Distributed Multitiered Applications
The Java EE platform uses a distributed multitiered application model for enterprise applications. Application logic is divided into components according to function, and the application components that make up a Java EE application are installed on various machines depending on the tier in the multitiered Java EE environment to which the application component belongs.
Although a Java EE application can consist of all tiers shown in Figure 1-1, Java EE multitiered applications are generally considered to be three-tiered applications because they are distributed over three locations: client machines, the Java EE server machine, and the database or legacy machines at the back end. Three-tiered applications that run in this way extend the standard two-tiered client-and-server model by placing a multithreaded application server between the client application and back-end storage.
Figure 1-1 Multitiered Applications
Although other enterprise application models require platform-specific security measures in each application, the Java EE security environment enables security constraints to be defined at deployment time. The Java EE platform makes applications portable to a wide variety of security implementations by shielding application developers from the complexity of implementing security features.
The Java EE platform provides standard declarative access control rules that are defined by the developer and interpreted when the application is deployed on the server. Java EE also provides standard login mechanisms so that application developers do not have to implement these mechanisms in their applications. The same application works in a variety of security environments without changing the source code.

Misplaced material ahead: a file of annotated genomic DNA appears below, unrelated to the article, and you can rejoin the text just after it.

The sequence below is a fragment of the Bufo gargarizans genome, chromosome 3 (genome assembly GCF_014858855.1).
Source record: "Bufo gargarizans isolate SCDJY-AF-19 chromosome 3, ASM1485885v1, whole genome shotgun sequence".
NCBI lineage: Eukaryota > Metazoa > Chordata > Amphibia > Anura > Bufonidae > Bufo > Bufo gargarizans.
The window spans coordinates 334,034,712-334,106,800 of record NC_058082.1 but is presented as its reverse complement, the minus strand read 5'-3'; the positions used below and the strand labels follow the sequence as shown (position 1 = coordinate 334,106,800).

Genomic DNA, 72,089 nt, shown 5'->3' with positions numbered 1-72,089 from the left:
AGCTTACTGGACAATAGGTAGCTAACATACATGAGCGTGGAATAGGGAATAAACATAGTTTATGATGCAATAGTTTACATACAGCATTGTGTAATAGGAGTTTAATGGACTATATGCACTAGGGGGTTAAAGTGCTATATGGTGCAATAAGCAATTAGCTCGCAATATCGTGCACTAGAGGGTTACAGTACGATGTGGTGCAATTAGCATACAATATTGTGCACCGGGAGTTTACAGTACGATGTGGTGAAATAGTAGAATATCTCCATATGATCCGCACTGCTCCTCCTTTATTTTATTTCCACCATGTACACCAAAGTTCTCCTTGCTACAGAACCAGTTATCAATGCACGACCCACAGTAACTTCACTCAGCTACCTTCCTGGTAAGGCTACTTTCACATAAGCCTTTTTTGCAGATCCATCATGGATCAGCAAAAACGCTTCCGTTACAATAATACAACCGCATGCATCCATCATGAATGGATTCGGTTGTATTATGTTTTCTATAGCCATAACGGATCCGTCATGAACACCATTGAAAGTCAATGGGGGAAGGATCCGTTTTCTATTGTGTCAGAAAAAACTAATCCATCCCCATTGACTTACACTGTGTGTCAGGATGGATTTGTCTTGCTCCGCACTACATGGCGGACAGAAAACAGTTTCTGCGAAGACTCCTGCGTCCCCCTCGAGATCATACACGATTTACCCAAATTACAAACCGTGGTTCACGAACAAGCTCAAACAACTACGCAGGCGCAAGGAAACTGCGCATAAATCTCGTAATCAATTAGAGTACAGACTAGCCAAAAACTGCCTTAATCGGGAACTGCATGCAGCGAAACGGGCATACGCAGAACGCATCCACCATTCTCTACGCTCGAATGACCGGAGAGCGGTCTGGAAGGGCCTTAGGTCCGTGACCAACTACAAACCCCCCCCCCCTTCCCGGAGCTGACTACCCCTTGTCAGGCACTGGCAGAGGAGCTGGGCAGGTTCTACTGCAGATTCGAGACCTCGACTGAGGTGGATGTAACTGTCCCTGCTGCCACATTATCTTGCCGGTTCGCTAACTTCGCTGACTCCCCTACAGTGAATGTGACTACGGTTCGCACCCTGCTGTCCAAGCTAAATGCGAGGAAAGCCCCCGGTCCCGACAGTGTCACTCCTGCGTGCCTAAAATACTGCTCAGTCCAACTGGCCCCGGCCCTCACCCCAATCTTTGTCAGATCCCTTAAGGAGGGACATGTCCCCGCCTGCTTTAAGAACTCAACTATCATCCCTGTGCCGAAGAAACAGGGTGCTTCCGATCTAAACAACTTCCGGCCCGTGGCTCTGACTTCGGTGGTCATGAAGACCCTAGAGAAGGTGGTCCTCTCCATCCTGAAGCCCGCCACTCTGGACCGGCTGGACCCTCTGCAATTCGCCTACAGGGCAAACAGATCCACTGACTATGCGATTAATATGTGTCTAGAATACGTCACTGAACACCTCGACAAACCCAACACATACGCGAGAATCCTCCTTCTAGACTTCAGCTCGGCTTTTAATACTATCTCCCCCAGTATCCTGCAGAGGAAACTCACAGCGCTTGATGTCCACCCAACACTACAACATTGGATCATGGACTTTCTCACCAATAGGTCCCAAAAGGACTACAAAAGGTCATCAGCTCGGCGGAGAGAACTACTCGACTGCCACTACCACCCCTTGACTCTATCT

Java EE Components
Java EE applications are made up of components. A Java EE component is a self-contained functional software unit that is assembled into a Java EE application with its related classes and files and that communicates with other components.
The Java EE specification defines the following Java EE components:
Java EE components are written in the Java programming language and are compiled in the same way as any program in the language. The differences between Java EE components and "standard" Java classes are that Java EE components are assembled into a Java EE application, they are verified to be well formed and in compliance with the Java EE specification, and they are deployed to production, where they are run and managed by the Java EE server.
Java EE Clients
A Java EE client is usually either a web client or an application client.
A web client consists of two parts:
A web client is sometimes called a thin client. Thin clients usually do not query databases, execute complex business rules, or connect to legacy applications. When you use a thin client, such heavyweight operations are off-loaded to enterprise beans executing on the Java EE server, where they can leverage the security, speed, services, and reliability of Java EE server-side technologies.
An application client runs on a client machine and provides a way for users to handle tasks that require a richer user interface than can be provided by a markup language. An application client typically has a graphical user interface (GUI) created from the Swing API or the Abstract Window Toolkit (AWT) API, but a command-line interface is certainly possible.
Application clients directly access enterprise beans running in the business tier. However, if application requirements warrant it, an application client can open an HTTP connection to establish communication with a servlet running in the web tier. Application clients written in languages other than Java can interact with Java EE servers, enabling the Java EE platform to interoperate with legacy systems, clients, and non-Java languages.